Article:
When we had a new south boundary fence put in, we made it sheep- and goat-proof. The rest of the property is fenced with single-strand high-tensile wire put in for cattle. But we have had good success with containing the sheep behind a single strand of poly wire.

Placement is important, though. We learned if the electric fence didn’t hit the sheep on their nose (where their hair didn’t insulate them), it wouldn’t be effective. So that means the fence wire is anywhere from 16 to 18 inches off the ground.

Because this is a native tallgrass prairie, and we get forages that grow 3-to-6-feet tall, it means I have to brush-hog strips of pasture down to about 12 inches tall to get the sheep fence in. And that adds extra preparation time to the moving process.

We also needed a portable feeder pen for our guardian dogs so it can be moved as the flock grazes new paddocks.

Flock of sheep standing in a polywire fenced area

3. A good dog is a sheep’s best friend.

Our guardian dogs are invaluable to a sheep operation, because they keep predators away.

We’re a little dog-heavy right now, with four on the place, but when we purchased that first flock, we bought two dogs that were already bonded with them. One of them is pretty old, so we wanted to make sure we had time to get replacement dogs trained up. So, we added two 6-month-old pups in June 2021.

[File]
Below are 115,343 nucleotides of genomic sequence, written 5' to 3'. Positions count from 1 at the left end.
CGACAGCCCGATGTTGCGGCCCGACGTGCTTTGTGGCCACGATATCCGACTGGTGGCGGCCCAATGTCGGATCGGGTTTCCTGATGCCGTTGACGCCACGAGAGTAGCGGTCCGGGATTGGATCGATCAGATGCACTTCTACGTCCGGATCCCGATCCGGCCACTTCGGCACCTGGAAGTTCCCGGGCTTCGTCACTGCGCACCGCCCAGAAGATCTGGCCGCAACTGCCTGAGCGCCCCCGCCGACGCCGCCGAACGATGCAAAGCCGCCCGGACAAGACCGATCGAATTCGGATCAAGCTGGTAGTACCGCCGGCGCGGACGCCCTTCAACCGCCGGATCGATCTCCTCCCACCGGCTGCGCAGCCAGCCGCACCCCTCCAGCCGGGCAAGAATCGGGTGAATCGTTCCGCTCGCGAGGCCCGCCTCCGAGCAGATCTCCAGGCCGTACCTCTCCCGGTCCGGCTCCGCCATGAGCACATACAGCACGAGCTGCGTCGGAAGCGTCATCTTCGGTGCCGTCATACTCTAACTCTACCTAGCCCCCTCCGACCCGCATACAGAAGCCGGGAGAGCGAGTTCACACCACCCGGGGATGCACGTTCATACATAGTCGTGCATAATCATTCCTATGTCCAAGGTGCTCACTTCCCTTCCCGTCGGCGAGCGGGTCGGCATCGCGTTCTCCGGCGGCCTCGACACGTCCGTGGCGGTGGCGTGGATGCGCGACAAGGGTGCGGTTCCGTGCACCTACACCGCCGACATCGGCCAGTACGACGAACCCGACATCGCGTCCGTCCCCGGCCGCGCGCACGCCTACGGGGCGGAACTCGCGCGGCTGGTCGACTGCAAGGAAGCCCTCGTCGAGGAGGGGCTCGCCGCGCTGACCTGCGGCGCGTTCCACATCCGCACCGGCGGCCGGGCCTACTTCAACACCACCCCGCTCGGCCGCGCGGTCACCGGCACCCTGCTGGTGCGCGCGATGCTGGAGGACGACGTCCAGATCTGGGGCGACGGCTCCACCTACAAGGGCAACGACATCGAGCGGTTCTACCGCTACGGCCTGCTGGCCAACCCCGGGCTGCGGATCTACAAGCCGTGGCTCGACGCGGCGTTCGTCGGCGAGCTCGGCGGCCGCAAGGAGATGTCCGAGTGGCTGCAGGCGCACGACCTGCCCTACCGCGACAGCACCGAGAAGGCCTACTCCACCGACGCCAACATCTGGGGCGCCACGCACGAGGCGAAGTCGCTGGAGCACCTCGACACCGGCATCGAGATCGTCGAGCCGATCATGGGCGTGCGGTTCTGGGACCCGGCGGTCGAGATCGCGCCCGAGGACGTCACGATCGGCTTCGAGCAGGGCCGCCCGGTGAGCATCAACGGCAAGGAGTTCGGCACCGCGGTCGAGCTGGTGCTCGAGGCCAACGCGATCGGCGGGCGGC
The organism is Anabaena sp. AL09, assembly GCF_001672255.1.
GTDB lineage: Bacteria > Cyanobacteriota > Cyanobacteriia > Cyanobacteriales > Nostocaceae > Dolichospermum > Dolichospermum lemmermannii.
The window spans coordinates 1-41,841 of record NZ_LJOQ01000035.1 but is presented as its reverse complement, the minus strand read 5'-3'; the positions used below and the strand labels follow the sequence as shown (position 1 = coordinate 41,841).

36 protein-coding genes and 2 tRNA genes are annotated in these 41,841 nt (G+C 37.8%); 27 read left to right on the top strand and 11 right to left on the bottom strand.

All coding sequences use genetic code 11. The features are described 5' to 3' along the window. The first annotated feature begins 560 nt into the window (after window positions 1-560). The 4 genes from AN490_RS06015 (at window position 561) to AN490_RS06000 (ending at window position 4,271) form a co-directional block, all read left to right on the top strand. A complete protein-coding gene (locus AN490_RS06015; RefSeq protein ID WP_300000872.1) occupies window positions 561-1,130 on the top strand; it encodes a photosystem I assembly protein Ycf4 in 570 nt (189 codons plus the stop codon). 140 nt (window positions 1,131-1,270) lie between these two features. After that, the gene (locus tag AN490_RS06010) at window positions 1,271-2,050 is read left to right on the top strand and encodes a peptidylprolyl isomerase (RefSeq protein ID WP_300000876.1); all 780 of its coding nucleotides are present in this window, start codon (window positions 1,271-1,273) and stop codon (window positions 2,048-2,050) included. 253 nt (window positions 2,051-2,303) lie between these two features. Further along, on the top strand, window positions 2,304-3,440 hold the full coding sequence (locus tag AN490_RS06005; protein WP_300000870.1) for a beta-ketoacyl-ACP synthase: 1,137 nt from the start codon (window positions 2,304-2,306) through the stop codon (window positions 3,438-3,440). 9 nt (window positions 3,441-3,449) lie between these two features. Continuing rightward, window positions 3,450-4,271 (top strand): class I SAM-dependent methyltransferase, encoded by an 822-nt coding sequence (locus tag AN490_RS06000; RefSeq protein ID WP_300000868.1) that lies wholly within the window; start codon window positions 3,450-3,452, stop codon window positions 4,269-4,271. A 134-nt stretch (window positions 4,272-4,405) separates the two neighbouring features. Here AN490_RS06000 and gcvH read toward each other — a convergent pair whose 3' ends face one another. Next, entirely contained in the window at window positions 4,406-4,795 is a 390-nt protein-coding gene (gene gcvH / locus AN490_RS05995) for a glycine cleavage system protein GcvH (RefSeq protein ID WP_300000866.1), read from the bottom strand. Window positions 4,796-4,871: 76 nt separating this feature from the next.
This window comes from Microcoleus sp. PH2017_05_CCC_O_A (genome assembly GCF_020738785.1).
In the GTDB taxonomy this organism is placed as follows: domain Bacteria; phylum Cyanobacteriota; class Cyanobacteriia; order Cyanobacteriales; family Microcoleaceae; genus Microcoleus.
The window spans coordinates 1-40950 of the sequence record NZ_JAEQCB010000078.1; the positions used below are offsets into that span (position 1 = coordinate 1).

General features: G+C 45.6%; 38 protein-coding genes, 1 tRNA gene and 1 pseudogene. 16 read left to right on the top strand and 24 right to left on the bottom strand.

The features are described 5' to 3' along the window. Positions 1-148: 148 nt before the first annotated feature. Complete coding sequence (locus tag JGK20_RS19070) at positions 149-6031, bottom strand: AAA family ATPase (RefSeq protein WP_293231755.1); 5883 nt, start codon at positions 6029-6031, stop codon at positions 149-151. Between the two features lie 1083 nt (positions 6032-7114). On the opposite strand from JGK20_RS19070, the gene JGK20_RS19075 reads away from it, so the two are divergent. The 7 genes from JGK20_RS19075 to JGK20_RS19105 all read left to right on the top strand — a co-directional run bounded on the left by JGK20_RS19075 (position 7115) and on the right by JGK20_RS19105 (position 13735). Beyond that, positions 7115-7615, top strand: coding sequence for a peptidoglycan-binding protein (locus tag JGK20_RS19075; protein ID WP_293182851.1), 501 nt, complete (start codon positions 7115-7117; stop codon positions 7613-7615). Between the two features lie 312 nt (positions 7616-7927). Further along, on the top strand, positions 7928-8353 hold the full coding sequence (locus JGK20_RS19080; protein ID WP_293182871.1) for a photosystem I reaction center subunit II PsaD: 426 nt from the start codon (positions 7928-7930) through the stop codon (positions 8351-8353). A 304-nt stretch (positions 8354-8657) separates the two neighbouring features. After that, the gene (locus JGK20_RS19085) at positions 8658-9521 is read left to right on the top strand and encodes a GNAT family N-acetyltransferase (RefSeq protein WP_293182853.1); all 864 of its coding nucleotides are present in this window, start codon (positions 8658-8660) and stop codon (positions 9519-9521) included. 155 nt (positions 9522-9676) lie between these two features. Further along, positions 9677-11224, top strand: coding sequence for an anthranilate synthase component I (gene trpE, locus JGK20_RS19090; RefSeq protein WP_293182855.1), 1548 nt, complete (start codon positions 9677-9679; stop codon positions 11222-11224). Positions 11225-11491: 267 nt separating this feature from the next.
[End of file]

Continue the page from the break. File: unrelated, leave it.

That was a learning experience, too. You’ve got young pups learning from the older dogs. Both the older dogs and the sheep have to bond with and accept the new dogs. All of this takes time.

Sheep dog guards the flock

4. Ewes with lambs at their side can be moved — and it helps with parasite prevention.

Since I was new to managing sheep, I didn’t always go with my gut at first. One time in particular, I wish I had.

In regenerative ranching, we move animals frequently. However, I’d been told not to move ewes with baby lambs on their side. Folks scared me to death, saying the animals would get confused if I did.

So, I left them in the pasture too long, and they ended up getting parasites. We had to deworm them. Now, I move them as I normally would any other time of the year, and it’s worked out.

A ewe and her lamb in pasture